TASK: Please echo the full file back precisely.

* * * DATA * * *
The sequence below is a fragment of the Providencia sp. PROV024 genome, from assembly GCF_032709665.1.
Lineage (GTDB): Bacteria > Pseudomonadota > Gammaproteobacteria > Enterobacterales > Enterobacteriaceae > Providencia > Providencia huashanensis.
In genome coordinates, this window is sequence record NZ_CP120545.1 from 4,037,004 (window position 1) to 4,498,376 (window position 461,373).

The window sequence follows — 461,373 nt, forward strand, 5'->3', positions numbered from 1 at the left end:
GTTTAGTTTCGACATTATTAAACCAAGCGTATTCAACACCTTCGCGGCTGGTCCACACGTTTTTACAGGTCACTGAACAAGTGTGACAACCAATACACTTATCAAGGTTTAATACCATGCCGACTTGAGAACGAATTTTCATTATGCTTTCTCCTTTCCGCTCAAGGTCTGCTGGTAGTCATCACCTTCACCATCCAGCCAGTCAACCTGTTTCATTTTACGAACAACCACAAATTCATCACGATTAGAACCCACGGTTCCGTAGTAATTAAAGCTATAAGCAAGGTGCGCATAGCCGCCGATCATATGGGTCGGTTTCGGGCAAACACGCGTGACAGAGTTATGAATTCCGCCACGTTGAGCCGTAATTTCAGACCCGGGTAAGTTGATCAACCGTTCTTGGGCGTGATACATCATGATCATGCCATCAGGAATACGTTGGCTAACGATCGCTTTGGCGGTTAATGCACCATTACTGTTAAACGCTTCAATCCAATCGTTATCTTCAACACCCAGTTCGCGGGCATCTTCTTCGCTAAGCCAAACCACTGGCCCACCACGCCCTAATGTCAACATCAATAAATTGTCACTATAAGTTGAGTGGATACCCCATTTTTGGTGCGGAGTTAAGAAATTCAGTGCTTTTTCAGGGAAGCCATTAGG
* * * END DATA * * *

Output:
The sequence below is a fragment of the Providencia sp. PROV024 genome, from assembly GCF_032709665.1.
Lineage (GTDB): Bacteria > Pseudomonadota > Gammaproteobacteria > Enterobacterales > Enterobacteriaceae > Providencia > Providencia huashanensis.
In genome coordinates, this window is sequence record NZ_CP120545.1 from 4,037,004 (window position 1) to 4,498,376 (window position 461,373).

The window sequence follows — 461,373 nt, forward strand, 5'->3', positions numbered from 1 at the left end:
GTTTAGTTTCGACATTATTAAACCAAGCGTATTCAACACCTTCGCGGCTGGTCCACACGTTTTTACAGGTCACTGAACAAGTGTGACAACCAATACACTTATCAAGGTTTAATACCATGCCGACTTGAGAACGAATTTTCATTATGCTTTCTCCTTTCCGCTCAAGGTCTGCTGGTAGTCATCACCTTCACCATCCAGCCAGTCAACCTGTTTCATTTTACGAACAACCACAAATTCATCACGATTAGAACCCACGGTTCCGTAGTAATTAAAGCTATAAGCAAGGTGCGCATAGCCGCCGATCATATGGGTCGGTTTCGGGCAAACACGCGTGACAGAGTTATGAATTCCGCCACGTTGAGCCGTAATTTCAGACCCGGGTAAGTTGATCAACCGTTCTTGGGCGTGATACATCATGATCATGCCATCAGGAATACGTTGGCTAACGATCGCTTTGGCGGTTAATGCACCATTACTGTTAAACGCTTCAATCCAATCGTTATCTTCAACACCCAGTTCGCGGGCATCTTCTTCGCTAAGCCAAACCACTGGCCCACCACGCCCTAATGTCAACATCAATAAATTGTCACTATAAGTTGAGTGGATACCCCATTTTTGGTGCGGAGTTAAGAAATTCAGTGCTTTTTCAGGGAAGCCATTAGG